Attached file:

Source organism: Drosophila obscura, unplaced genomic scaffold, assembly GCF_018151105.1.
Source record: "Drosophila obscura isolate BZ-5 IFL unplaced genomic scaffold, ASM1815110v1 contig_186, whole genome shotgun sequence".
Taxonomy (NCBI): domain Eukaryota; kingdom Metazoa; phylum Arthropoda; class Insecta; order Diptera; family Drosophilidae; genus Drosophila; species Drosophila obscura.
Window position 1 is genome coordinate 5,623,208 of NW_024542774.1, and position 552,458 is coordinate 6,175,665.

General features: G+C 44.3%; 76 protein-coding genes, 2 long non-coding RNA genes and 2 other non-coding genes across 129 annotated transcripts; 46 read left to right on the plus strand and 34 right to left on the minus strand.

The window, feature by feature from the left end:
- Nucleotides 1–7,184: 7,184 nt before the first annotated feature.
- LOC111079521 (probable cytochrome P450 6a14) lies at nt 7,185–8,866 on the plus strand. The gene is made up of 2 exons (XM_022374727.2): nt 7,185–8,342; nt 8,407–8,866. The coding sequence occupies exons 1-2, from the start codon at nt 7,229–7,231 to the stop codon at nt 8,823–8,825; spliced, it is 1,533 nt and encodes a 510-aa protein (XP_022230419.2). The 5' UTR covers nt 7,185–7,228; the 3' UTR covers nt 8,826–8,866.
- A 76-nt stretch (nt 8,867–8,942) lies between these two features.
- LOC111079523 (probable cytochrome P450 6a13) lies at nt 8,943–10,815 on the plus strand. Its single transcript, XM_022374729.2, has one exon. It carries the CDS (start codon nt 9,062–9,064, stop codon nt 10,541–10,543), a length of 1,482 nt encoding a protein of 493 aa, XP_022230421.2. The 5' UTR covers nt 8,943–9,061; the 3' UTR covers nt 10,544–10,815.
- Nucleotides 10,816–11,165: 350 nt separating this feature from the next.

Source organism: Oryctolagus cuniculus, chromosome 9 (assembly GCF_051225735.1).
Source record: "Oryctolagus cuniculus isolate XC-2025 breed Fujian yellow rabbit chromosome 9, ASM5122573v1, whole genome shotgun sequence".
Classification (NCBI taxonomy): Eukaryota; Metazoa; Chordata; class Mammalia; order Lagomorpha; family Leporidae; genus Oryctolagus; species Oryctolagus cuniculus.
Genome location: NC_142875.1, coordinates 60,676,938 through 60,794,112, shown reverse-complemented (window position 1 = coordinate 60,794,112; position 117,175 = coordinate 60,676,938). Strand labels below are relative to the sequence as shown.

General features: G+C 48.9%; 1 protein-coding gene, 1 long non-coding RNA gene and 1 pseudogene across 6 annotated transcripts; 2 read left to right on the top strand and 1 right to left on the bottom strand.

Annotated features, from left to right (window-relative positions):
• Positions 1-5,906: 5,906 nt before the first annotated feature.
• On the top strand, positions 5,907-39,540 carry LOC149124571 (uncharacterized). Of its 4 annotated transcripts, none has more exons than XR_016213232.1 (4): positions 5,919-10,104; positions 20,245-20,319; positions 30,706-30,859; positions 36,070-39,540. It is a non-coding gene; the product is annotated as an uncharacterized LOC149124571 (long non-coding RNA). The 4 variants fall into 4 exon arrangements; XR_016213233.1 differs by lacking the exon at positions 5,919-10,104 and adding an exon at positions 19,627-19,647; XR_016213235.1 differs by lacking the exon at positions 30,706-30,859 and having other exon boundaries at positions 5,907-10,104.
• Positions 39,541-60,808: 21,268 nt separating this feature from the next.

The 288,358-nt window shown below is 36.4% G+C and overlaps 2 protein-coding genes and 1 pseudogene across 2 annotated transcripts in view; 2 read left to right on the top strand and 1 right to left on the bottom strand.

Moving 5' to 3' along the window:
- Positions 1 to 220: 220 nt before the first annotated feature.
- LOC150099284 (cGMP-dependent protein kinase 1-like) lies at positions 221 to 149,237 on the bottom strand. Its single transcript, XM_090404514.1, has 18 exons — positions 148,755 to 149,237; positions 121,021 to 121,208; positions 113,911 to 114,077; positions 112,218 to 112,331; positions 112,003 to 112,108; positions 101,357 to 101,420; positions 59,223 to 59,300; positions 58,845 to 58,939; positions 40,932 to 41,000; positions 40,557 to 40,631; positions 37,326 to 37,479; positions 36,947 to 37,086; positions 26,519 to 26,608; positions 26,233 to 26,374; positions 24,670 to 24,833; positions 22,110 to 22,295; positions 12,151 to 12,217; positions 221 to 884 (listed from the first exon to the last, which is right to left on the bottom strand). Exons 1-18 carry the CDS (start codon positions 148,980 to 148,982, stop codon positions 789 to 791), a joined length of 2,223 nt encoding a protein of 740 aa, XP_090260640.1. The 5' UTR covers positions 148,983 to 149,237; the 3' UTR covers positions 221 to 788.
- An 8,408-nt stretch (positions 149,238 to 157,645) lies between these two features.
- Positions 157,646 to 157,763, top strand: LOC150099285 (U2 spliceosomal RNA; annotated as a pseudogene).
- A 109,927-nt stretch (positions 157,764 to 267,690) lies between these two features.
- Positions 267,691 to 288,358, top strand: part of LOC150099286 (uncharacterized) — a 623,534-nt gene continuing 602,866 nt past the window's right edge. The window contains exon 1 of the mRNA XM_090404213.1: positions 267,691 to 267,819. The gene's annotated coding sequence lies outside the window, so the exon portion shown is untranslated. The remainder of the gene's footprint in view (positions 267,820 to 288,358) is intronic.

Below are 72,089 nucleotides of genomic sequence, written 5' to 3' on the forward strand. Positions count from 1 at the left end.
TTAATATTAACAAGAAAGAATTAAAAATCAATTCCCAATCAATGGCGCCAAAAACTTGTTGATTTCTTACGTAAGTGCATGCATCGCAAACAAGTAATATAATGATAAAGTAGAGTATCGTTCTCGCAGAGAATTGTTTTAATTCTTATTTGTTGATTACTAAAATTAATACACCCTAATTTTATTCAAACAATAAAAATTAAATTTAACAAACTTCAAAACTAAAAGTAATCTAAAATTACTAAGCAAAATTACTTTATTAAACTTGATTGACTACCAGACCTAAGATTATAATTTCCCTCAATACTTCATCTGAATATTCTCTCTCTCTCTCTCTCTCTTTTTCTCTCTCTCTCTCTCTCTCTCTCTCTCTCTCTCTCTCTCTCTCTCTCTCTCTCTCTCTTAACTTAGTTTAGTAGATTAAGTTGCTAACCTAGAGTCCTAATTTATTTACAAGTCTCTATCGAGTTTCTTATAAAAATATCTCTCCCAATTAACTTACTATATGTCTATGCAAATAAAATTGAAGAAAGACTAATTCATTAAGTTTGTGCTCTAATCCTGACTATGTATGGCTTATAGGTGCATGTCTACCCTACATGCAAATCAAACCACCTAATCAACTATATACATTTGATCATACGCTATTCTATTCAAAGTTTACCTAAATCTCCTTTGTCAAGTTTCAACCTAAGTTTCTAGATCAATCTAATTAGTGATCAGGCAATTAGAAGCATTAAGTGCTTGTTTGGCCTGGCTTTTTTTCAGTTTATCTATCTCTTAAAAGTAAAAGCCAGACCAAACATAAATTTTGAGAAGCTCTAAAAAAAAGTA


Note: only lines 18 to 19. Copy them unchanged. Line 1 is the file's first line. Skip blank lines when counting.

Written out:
• Positions 1-5,906: 5,906 nt before the first annotated feature.
• On the top strand, positions 5,907-39,540 carry LOC149124571 (uncharacterized). Of its 4 annotated transcripts, none has more exons than XR_016213232.1 (4): positions 5,919-10,104; positions 20,245-20,319; positions 30,706-30,859; positions 36,070-39,540. It is a non-coding gene; the product is annotated as an uncharacterized LOC149124571 (long non-coding RNA). The 4 variants fall into 4 exon arrangements; XR_016213233.1 differs by lacking the exon at positions 5,919-10,104 and adding an exon at positions 19,627-19,647; XR_016213235.1 differs by lacking the exon at positions 30,706-30,859 and having other exon boundaries at positions 5,907-10,104.